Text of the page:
|US20070031801 *||16 Jun 2006||8 Feb 2007||Ctb Mcgraw Hill||Patterned response system and method|
|US20070088561 *||17 Oct 2005||19 Apr 2007||Saint Louis University||System and method for developing a proposal|
|US20070099166 *||31 Oct 2005||3 May 2007||Marc Moesges||Systems and methods of training management using peer groups|
|US20070111179 *||24 Oct 2005||17 May 2007||Christian Hochwarth||Method and system for changing learning strategies|
|US20070111180 *||24 Oct 2005||17 May 2007||Sperle Robin U||Delivery methods for remote learning system courses|
|US20070111181 *||24 Oct 2005||17 May 2007||Christian Hochwarth||Method and system for constraining learning strategies|
|US20070111183 *||24 Oct 2005||17 May 2007||Krebs Andreas S||Marking training content for limited access|
|US20070111185 *||24 Oct 2005||17 May 2007||Krebs Andreas S||Delta versioning for learning objects|
|US20070122790 *||24 Oct 2005||31 May 2007||Sperle Robin U||Monitoring progress of external course|
|US20070130261 *||26 Nov 2005||7 Jun 2007||Shaub Frances J||Control/satellite electronic work station configurations in which stations interact among themselves on a real-time basis|
|US20070172806 *||23 Mar 2007||26 Jul 2007||Sylvan Learning Systems, Inc.||Grading students using teacher workbook|
|US20070172807 *||23 Mar 2007||26 Jul 2007||Sylvan Learning Systems, Inc.||Generating student profiles based on assessment/diagnostic test and student prescription|
|US20070184423 *||23 Mar 2007||9 Aug 2007||Sylvan Learning Systems, Inc.||Updating student records in student profiles|
|US20070250602 *||22 Jun 2007||25 Oct 2007||Bodin William K||Differential Dynamic Content Delivery With A Presenter-Alterable Session Copy Of A User Profile|
|US20080064020 *||31 Oct 2007||13 Mar 2008||Laureate Education Inc.||System and method for delivery of updated instructional material to student workstation|
|US20080070221 *||31 Oct 2007||20 Mar 2008||Laureate Education Inc.||System and method for administering learning session over a network|
|US20080070224 *||31 Oct 2007||20 Mar 2008||Laureate Education Inc||System and method for generation of worksbooks by software modules received from a central station|
|US20080070226 *||31 Oct 2007||20 Mar 2008||Laureate Education Inc.||System and method for tracking instructional material for change calculation|
|US20080113328 *||13 Nov 2006||15 May 2008||Lang Feng||Computer asisted learning device and method|
|US20080131862 *||31 Oct 2007||5 Jun 2008||Laureate Education Inc.||System and method for statistical analysis of student information|
|US20080131863 *||31 Oct 2007||5 Jun 2008||Laureate Education Inc.||System and method for delivering prescribed instructional materials to students|
|US20080177837 *||29 Mar 2008||24 Jul 2008||International Business Machines Corporation||Dynamic Media Content For Collaborators With Client Locations In Dynamic Client Contexts|
|US20080177838 *||29 Mar 2008||24 Jul 2008||Intrernational Business Machines Corporation||Dynamic Media Content For Collaborators With Client Environment Information In Dynamic Client Contexts|
|US20080177866 *||27 Mar 2008||24 Jul 2008||International Business Machines Corporation||Differential Dynamic Delivery Of Content To Users Not In Attendance At A Presentation|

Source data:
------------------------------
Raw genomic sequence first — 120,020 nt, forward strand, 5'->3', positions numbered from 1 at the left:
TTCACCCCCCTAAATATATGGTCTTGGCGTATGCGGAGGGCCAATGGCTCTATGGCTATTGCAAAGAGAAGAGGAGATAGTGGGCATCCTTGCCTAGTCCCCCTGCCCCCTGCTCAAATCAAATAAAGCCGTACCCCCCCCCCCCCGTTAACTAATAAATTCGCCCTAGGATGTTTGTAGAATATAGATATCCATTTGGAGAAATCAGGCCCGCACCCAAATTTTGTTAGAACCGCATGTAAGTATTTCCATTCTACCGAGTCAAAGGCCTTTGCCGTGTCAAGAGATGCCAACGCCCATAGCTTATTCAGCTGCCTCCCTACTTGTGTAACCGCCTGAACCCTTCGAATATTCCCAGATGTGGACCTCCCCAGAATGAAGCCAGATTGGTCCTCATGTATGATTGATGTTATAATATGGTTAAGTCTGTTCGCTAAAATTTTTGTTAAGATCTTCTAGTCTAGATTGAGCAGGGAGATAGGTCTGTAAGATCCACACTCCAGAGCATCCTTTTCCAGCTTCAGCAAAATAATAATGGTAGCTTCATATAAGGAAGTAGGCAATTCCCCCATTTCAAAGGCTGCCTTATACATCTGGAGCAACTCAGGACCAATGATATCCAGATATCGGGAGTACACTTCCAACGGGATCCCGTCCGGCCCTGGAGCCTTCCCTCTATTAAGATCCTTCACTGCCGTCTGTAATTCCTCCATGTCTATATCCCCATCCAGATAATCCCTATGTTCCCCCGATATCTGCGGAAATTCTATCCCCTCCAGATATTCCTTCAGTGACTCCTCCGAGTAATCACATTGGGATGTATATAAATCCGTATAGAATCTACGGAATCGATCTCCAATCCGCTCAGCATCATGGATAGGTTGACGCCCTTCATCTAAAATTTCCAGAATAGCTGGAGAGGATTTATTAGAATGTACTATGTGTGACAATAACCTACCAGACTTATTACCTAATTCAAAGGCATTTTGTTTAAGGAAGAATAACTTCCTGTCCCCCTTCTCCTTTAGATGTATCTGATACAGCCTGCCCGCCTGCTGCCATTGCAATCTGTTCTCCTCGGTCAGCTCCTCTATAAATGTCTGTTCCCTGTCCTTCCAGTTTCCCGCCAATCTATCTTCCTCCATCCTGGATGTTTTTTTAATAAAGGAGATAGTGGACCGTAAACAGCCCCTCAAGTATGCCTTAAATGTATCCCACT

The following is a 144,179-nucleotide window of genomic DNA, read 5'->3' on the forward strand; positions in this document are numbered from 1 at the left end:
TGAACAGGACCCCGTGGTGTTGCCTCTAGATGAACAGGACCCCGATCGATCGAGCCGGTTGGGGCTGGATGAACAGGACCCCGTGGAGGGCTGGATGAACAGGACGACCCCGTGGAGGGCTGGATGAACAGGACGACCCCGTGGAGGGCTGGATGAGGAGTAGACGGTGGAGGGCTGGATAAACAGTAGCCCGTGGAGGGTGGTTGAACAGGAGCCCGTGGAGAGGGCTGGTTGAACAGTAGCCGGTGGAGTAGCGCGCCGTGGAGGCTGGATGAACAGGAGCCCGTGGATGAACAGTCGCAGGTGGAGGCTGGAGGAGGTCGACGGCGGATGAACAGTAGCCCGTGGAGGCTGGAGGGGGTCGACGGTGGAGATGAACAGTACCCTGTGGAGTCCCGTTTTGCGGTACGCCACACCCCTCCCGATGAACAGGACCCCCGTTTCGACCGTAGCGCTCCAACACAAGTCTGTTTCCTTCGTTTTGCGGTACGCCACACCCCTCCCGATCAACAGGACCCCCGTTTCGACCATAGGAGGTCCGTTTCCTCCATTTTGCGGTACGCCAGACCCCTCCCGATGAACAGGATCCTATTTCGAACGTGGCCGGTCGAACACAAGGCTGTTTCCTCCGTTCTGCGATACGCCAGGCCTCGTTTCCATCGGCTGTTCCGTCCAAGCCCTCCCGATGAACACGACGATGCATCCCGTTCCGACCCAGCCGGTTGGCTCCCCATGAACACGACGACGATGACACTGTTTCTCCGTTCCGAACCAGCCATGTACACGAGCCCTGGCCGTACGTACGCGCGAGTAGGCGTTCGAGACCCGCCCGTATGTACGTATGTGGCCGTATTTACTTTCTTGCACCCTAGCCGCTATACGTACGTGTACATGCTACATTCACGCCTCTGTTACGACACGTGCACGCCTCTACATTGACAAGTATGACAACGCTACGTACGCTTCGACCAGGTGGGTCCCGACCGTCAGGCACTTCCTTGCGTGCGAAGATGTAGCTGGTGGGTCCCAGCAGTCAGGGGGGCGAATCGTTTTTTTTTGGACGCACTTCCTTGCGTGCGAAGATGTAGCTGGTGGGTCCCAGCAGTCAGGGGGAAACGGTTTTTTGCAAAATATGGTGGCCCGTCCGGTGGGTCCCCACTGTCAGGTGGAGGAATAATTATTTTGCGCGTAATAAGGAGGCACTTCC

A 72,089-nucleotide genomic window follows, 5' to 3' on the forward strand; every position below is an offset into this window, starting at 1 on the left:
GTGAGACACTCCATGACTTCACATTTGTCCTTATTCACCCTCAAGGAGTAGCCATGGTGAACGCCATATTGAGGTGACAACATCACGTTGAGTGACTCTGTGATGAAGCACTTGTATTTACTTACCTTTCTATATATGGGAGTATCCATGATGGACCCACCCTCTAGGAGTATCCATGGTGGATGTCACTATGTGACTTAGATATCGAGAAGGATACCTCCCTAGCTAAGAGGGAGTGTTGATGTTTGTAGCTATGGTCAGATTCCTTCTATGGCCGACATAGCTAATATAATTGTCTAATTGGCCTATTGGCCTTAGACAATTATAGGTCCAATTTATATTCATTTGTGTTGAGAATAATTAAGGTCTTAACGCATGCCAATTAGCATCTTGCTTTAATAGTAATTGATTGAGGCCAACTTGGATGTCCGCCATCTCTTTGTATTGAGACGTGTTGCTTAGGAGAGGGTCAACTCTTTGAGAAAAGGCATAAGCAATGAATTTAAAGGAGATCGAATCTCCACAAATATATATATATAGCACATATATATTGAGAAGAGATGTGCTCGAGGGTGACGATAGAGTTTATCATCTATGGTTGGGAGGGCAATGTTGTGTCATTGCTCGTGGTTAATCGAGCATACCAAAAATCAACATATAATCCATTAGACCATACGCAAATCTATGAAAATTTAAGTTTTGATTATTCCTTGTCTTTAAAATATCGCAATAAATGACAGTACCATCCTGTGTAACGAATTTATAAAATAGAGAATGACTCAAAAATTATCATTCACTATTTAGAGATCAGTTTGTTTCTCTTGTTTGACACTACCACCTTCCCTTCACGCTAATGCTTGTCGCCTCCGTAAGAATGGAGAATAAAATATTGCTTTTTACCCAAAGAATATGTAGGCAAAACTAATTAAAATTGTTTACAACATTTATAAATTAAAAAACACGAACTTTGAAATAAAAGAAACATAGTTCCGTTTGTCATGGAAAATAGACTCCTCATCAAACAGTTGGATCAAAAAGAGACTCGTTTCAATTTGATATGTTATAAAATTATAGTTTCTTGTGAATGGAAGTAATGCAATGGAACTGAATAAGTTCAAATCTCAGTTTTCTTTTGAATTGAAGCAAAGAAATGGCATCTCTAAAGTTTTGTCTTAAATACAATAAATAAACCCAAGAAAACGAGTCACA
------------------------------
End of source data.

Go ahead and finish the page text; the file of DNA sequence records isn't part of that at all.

|US20090023125 *||18 Sep 2008||22 Jan 2009||Berman Dennis R||Lock-in training system progress display|
|US20090037820 *||29 Sep 2008||5 Feb 2009||International Business Machines Corporation||Differential Dynamic Content Delivery With A Presenter-Alterable Session Copy Of A User Profile|
|US20090047648 *||14 Aug 2008||19 Feb 2009||Jose Ferreira||Methods, Media, and Systems for Computer-Based Learning|
|US20090089659 *||10 Dec 2008||2 Apr 2009||International Business Machines Corporation||Differential Dynamic Content Delivery To Alternate Display Device Locations|
|US20090162827 *||7 Aug 2008||25 Jun 2009||Brian Benson||Integrated assessment system for standards-based assessments|
|US20090164406 *||7 Aug 2008||25 Jun 2009||Brian Benson||Item banking system for standards-based assessment|
|US20100099060 *||26 Aug 2009||22 Apr 2010||Ideal Response||Sales response training system and methods|
|US20100316985 *||16 Dec 2010||Microsoft Corporation||Assessable natural interactions in formal course curriculums|
|US20110189643 *||14 Jun 2010||4 Aug 2011||Foundation For Behavioral Resources||Programmed classroom instruction|
|USRE39435||2 Sep 2003||19 Dec 2006||Drb Lit Ltd.||Learning system with learner-constructed response based methodology|
|WO2001082262A1 *||25 Apr 2001||1 Nov 2001||Geneed Inc||Computer-based educational system|
|WO2002009066A2 *||20 Jul 2001||31 Jan 2002||Englishtown Inc||A learning activity platform and method for teaching a foreign language over a network|
|WO2002031799A1 *||14 Sep 2001||18 Apr 2002||Graves David||Automated testing and electronic instructional delivery and student management system|
|WO2002042963A2 *||27 Nov 2001||30 May 2002||Arenbee Media Consultants Pvt||A computerised administration system and method for administering the conduct of examinations such as academic examinations|
|WO2002050800A2 *||18 Dec 2001||27 Jun 2002||Cohen Eric||Access control for interactive learning system|
|WO2007025168A2 *||25 Aug 2006||1 Mar 2007||Tuve Gregory||Methods and systems for facilitating learning based on neural modeling|
|U.S. Classification||434/350, 434/323, 706/927, 273/432, 434/362, 434/118|
|International Classification||G09B5/06, G09B7/04, G09B5/14, G09B7/02|
|Cooperative Classification||Y10S706/927, G09B7/02, G09B5/065, G09B7/04, G09B5/14|
|European Classification||G09B7/02, G09B5/06C, G09B7/04, G09B5/14|
|13 Aug 2003||FPAY||Fee payment|
Year of fee payment: 4
|30 Aug 2004||AS||Assignment|
|5 Mar 2007||FPAY||Fee payment|
Year of fee payment: 8
|1 Mar 2011||FPAY||Fee payment|
Year of fee payment: 12